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2013 IRS tax brackets

Posted By Claes Bell On 11/16/2013 @ 12:25 pm In Taxes | No Comments

It’s been almost a year since the fiscal cliff deal [3] that changed up the tax code, and for those preparing their taxes now, the results were mostly a big “meh”. Unless you earn more than $400,000 as a single filer or $450,000 as a married filing jointly, your taxes will remain the same for the near future. The Bush era tax cuts were extended for income levels under that threshold and there was a five year extension of the American Opportunity Tax Credit, Child Tax Credit, and Earned Income Tax Credit.

Below, you’ll see what the official 2013 IRS tax brackets will be as well as the “pre-fiscal cliff” predictions. I kept them just for history’s sake, I find that it’s useful to see what could’ve been as well as what actually is because it can help us understand what the future might bring.

If you’re looking for the 2012 tax brackets, you can find them at here [4].

2013 Official Tax Brackets

Tax Bracket Single Married Filing Jointly Head of Household
10% Bracket $0 – $8,950 $0 – $17,900 $0 – $12,900
15% Bracket $8,950 – $36,250 $17,900 – $72,500 $12,750 – $48,600
25% Bracket $36,250 – $87,850 $72,500 – $146,400 $48,600 – $125,450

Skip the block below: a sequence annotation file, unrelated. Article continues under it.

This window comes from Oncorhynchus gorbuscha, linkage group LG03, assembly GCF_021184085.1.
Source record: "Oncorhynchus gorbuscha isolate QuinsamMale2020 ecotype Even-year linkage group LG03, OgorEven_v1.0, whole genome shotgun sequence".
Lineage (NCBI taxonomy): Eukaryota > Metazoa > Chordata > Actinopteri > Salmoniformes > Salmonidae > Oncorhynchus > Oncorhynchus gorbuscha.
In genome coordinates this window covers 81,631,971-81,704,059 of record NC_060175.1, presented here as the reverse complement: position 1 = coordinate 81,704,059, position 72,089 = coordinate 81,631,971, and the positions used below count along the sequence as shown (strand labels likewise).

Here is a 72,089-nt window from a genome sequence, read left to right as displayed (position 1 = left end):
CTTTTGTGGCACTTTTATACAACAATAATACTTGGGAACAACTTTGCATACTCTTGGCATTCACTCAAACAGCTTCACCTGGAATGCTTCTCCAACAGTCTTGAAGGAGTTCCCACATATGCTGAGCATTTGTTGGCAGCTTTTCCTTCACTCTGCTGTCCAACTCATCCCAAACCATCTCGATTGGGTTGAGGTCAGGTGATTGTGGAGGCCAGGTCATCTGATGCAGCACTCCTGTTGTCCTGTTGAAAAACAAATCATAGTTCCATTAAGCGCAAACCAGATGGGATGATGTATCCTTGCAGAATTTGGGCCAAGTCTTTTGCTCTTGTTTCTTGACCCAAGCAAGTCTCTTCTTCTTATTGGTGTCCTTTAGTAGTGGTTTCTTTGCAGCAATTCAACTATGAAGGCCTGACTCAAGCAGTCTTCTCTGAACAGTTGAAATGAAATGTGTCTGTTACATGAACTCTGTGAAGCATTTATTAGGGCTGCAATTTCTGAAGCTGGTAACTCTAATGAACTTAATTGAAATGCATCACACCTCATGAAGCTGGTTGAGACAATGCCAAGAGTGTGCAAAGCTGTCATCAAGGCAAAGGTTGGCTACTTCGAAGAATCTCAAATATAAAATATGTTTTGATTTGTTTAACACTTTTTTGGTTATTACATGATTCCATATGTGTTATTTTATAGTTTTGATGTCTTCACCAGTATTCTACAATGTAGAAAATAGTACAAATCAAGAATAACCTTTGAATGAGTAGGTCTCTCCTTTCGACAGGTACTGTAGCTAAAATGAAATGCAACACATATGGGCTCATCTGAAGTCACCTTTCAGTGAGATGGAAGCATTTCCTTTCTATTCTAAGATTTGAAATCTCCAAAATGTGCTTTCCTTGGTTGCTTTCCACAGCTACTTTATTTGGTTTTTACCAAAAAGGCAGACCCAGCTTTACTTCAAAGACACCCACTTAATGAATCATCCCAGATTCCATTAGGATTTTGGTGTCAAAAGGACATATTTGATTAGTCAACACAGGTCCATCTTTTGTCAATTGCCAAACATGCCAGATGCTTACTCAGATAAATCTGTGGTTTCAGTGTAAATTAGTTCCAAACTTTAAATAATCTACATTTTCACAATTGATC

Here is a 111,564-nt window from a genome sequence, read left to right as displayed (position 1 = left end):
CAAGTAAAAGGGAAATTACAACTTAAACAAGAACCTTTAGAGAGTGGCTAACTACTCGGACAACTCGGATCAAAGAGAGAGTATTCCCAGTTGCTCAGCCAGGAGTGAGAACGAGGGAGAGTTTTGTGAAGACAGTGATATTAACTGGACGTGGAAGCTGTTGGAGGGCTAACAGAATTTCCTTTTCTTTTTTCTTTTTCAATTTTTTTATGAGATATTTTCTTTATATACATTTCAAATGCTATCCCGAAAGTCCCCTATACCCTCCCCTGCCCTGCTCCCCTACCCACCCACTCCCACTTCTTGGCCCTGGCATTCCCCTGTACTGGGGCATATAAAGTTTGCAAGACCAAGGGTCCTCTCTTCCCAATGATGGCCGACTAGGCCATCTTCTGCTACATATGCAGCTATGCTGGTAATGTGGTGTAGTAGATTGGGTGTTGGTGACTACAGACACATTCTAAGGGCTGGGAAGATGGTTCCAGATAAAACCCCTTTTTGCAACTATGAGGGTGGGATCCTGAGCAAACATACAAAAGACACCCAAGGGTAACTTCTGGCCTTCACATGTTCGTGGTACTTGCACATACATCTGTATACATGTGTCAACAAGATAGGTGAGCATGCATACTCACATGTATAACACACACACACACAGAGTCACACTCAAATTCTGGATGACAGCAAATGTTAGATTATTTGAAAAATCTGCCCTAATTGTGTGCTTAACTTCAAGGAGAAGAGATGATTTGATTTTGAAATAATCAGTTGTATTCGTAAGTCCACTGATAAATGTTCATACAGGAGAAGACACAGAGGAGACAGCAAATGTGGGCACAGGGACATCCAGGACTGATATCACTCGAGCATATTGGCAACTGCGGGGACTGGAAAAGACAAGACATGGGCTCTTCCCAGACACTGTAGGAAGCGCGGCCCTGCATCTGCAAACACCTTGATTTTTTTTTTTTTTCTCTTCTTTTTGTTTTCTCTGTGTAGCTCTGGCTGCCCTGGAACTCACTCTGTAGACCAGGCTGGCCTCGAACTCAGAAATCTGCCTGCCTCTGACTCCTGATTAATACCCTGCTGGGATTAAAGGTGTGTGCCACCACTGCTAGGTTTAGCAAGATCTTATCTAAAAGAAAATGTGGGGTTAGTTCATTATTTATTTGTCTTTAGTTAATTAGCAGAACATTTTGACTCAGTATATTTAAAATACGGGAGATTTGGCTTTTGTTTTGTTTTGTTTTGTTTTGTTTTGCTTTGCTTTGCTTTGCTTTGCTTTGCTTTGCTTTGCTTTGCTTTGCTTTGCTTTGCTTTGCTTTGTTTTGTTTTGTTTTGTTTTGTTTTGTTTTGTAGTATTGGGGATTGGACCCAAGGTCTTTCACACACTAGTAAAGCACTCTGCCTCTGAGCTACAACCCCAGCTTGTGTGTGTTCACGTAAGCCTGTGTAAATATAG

28% Bracket $87,850 – $183,250 $146,400 – $223,050 $125,450 – $203,150
33% Bracket $183,250 – $400,000 $223,050 – $450,000 $203,150 – $400,000
39.6% Bracket $400,000+ $450,000+ $400,000+

What ended up happening was that the current Bush era cuts were extended (permanently, there’s no sunset provision as there was with the Bush era tax cuts) with the threshold of $400,000 and $450,000 being where taxes would be increased. You can compare it against the Current Law scenario below to see how much taxes were cut.

Investment Tax Rates

Long term capital gain tax rate is 10% for taxpayers in the 15% tax bracket and below, 15% for those in the 25%-33% tax brackets, and 20% for those in the highest tax bracket. Long term capital gains rates and dividend rates remain tied (dividends were set to increase to ordinary income rates).

Glad to have a resolution and see that most people will not being paying higher taxes in 2013!

Everything below this point was written before the fiscal cliff tax law was passed and exists just for comparison’s sake.

 

Three Fiscal Cliff Tax Proposals